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AVR and EDID the three solutions that seem to work

post #1 of 3
Thread Starter 
I have seen several edid related posts lately and I thought I would provide a quick guide to the solutions that work. If you have an HTPC and it's connected to an AVR you most likely have encountered an EDID issue at some point in time. EDID issues usually pop up for the strangest reasons, make you want to beat your head against the wall, and are typically pretty hard to get rid of. Here are some of the solutions that people have found to get around EDID.

The first is well documented here on AVS forum and deals with changing the file that stores edid. The thread documenting this process is here:
http://www.avsforum.com/t/1227161/edid-overrides-to-solve-bitstreaming-issues-for-ati-5xxxs
This works well for many, but I never could get it to work perfect.

The other way is to purchase a HDMI Detective. This device sits between your AVR and your HTPC and stores the EDID information of your receiver/TV and shows the information as always on.
http://www.amazon.com/Gefen-EXT-HDMI-EDIDP-HDmi-Detective-Plus/dp/B001RIMZUW/ref=sr_1_cc_1?s=aps&ie=UTF8&qid=1382819089&sr=1-1-catcorr&keywords=hdmi+detective
From everything I read these devices work great, but they cost about $90 and for those trying to keep the wallet as untouched as possible it can seem steep.

The final way is a workaround that I have been using for about 5 months now and has solved all of my problems.
My EDID issues were specific to when I first would turn on my pc. I use dual screen pushing the DVI to HDMI to my projector, and the HDMI port to my receiver. When I first boot up the edid of my receiver would take over and I would not have picture on my projector. This required me to either pull out the dvi and put it back in, or to disable and enable the video card manually.
After some time I decided that the later process had to have some means by which I could automate this disable.
I found this in a program called DEVMANVIEW there is a similar program called DEVMON that will do the same functionality.
Essentially these software programs allow you to disable and enable any device on your system.

Here is a link:
http://download.cnet.com/DevManView-64-bit/3000-2094_4-75176240.html

I decided on DEVMANVIEW as it comes with a GUI that allows you to identify all of the devices on your computer which you will need to set up the automation.

The basics of what I did was to create a task in the Task Scheduler and to setup that task to run on startup with a 30 second delay. The task runs a simple script through devmanview to call a disable and enable of the video card thus refreshing the edid information in the process. I also setup a shortcut on my desktop so that I could run this on demand as well.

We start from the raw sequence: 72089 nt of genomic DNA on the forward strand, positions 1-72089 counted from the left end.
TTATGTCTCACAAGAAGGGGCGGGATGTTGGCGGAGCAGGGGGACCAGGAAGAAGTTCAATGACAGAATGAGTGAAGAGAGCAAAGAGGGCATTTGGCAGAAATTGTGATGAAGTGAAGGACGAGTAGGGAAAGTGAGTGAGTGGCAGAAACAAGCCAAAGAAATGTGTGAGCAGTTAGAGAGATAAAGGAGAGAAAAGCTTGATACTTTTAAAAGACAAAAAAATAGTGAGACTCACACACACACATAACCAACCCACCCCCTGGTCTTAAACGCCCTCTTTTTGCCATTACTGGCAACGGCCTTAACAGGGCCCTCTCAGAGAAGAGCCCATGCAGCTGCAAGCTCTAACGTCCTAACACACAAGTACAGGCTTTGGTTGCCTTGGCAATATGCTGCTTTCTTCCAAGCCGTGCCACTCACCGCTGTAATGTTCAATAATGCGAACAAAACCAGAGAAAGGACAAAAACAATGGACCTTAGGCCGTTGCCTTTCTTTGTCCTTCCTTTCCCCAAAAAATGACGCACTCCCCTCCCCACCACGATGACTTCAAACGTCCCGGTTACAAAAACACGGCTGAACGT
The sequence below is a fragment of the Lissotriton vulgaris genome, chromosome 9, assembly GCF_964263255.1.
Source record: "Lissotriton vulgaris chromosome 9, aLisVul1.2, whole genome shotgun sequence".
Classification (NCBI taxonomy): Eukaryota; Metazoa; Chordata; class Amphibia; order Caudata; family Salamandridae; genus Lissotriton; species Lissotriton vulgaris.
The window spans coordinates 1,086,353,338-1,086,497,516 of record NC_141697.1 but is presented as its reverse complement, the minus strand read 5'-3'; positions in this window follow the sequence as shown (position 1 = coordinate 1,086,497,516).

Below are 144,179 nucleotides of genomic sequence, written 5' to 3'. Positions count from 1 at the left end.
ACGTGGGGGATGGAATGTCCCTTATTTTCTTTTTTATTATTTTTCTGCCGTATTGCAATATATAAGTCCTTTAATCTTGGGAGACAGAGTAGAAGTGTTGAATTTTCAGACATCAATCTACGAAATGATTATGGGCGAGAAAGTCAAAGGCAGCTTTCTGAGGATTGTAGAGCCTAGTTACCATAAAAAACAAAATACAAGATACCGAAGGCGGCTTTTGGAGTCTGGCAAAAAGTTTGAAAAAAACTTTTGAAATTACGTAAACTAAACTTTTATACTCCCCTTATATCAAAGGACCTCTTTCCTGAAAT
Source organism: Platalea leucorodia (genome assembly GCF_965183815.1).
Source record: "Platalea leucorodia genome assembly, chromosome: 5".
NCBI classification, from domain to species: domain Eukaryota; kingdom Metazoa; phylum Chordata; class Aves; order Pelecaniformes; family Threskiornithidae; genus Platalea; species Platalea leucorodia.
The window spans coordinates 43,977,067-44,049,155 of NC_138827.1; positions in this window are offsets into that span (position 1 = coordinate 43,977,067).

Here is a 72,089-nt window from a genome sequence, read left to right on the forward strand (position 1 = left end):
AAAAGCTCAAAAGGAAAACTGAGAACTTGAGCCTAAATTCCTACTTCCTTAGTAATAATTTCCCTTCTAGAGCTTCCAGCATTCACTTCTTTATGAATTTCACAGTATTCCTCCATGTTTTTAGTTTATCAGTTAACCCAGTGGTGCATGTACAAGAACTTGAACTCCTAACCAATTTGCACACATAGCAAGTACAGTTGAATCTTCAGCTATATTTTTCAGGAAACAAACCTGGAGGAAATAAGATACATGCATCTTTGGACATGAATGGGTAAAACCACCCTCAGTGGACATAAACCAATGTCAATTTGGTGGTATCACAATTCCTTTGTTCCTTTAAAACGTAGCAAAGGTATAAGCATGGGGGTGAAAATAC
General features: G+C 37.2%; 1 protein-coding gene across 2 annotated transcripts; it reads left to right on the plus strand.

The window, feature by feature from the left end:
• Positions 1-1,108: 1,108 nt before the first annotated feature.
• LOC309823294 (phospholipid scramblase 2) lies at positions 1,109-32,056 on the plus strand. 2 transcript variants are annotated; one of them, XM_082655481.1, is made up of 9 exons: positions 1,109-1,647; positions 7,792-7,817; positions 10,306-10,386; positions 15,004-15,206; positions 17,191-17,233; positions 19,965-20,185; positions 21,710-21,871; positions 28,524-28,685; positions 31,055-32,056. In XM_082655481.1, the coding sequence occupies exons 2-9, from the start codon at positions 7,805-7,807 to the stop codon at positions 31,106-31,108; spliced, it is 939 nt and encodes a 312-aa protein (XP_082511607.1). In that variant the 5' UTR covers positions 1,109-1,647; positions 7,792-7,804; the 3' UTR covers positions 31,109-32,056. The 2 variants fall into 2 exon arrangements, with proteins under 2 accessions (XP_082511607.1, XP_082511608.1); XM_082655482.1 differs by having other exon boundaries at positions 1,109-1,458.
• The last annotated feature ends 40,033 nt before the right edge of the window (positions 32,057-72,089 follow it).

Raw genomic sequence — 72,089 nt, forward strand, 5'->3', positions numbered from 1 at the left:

I hope this helps, and feel free to hit me up with any questions.

JJ
post #2 of 3
JJ,


Could you provide a copy of your script?

What video card are you using?

Have you tried AVR Audio Guard?
http://www.avsforum.com/t/1317491/silent-stream-bug

While Audio Guard is oriented toward audio problems, one of its troubleshooting options is to do a device reinitialization. Since it blanks the screen, it's certainly doing things to the HDMI interface, but I don't know if it does a full reset of the video hardware.

I'd be interested to know if its reset also works for you. I've had some problems which it usually solves, but I've already wasted enough time fighting with them that I'd like to know if Audio Guard works as well as DevManView before I invest the time in getting the latter to work.

Thanks for whatever help you can provide.
post #3 of 3
Thread Starter 
I have an AMD A10-5700 and use the onboard graphics. Great chip, works excellent for htpc use.

For the use of DevManView I have created a task that is scheduled to run at startup with a 30 second delay.

The action (script) of the task looks like this:


For the action you start a program. DevManView.exe and add the argument /disable_enable "AMD Radeon HD 7660D"

You would of course replace the "AMD Radeon HD 7660D" with the name of your video card. This needs to be the name that the computer uses to identify the card. DevManView has a GUi that you can use to find that name.

That is about all it takes. Just Download DevManView and setup a task.

The other thing that I have done is to create a shortcut on the desktop so that I can run it on demand.
in the shortcut I run the following command
C:\Windows\System32\schtasks.exe /run /tn "Video fix"

Video fix is the name of the task that I created.

Pretty simple, and the nice thing is that DevManView is just a developer utility so it doesn't have overhead on your system.
I have not tried the AVR Audio Guard, but I will check it out. Thanks for the info.
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